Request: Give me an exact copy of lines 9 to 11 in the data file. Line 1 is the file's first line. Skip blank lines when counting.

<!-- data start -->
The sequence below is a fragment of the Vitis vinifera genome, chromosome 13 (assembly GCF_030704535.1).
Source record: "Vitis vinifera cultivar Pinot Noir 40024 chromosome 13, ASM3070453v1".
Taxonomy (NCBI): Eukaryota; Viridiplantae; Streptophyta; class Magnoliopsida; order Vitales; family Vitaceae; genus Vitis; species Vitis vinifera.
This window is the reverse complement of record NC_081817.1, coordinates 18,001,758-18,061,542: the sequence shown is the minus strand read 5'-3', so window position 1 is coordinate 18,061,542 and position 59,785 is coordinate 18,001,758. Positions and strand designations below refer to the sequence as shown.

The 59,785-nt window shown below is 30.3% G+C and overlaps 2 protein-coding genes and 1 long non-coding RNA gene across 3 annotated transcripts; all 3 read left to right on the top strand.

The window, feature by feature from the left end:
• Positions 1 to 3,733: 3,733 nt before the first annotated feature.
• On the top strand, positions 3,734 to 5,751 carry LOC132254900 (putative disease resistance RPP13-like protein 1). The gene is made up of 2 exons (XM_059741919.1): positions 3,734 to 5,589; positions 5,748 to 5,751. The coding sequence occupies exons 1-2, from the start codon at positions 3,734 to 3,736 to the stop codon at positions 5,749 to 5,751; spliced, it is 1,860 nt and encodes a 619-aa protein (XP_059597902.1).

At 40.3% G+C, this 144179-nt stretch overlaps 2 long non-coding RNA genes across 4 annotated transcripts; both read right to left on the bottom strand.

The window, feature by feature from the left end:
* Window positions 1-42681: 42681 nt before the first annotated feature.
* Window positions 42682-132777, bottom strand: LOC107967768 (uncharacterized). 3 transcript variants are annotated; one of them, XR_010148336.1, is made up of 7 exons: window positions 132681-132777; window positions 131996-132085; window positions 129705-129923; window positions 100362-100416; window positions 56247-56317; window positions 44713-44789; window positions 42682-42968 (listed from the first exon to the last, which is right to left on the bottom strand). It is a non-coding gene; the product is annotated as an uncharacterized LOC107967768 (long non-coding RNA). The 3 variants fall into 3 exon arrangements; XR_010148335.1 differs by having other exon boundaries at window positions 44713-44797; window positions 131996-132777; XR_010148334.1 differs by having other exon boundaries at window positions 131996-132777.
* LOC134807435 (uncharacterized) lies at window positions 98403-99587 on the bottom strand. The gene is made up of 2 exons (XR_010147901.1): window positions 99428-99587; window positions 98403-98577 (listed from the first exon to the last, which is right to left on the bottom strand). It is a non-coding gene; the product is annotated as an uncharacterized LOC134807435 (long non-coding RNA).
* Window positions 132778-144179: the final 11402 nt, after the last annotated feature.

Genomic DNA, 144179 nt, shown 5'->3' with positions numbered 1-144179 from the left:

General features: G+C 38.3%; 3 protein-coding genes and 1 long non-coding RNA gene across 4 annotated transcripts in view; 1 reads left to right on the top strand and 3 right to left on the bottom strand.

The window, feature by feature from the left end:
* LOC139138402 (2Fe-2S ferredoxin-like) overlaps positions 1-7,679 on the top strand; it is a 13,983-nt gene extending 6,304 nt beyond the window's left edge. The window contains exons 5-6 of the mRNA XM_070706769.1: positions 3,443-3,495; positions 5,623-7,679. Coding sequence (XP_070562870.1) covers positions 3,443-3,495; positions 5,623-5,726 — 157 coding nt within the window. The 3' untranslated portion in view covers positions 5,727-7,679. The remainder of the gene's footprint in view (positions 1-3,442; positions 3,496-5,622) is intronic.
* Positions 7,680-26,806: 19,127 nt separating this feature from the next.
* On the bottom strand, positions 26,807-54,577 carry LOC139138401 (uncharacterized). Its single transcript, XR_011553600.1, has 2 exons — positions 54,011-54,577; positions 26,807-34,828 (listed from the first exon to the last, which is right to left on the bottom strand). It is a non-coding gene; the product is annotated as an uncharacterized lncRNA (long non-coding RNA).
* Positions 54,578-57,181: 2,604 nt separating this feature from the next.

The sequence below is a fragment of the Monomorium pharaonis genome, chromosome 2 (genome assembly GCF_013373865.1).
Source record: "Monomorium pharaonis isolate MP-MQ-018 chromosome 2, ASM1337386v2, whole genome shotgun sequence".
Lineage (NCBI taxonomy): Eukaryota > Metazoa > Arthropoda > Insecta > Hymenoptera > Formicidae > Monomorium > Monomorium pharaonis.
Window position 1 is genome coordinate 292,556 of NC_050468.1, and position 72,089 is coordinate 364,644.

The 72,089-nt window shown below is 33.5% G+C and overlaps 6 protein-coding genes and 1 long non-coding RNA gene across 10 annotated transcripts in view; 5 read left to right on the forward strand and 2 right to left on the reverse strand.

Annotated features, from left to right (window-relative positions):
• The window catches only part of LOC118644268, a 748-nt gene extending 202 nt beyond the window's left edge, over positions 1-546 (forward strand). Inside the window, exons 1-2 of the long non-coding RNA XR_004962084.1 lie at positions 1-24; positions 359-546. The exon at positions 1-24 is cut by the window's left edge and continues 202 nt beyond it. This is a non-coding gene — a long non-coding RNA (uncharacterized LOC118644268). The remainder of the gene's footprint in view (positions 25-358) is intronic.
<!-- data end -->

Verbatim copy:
At 40.3% G+C, this 144179-nt stretch overlaps 2 long non-coding RNA genes across 4 annotated transcripts; both read right to left on the bottom strand.

The window, feature by feature from the left end:
* Window positions 1-42681: 42681 nt before the first annotated feature.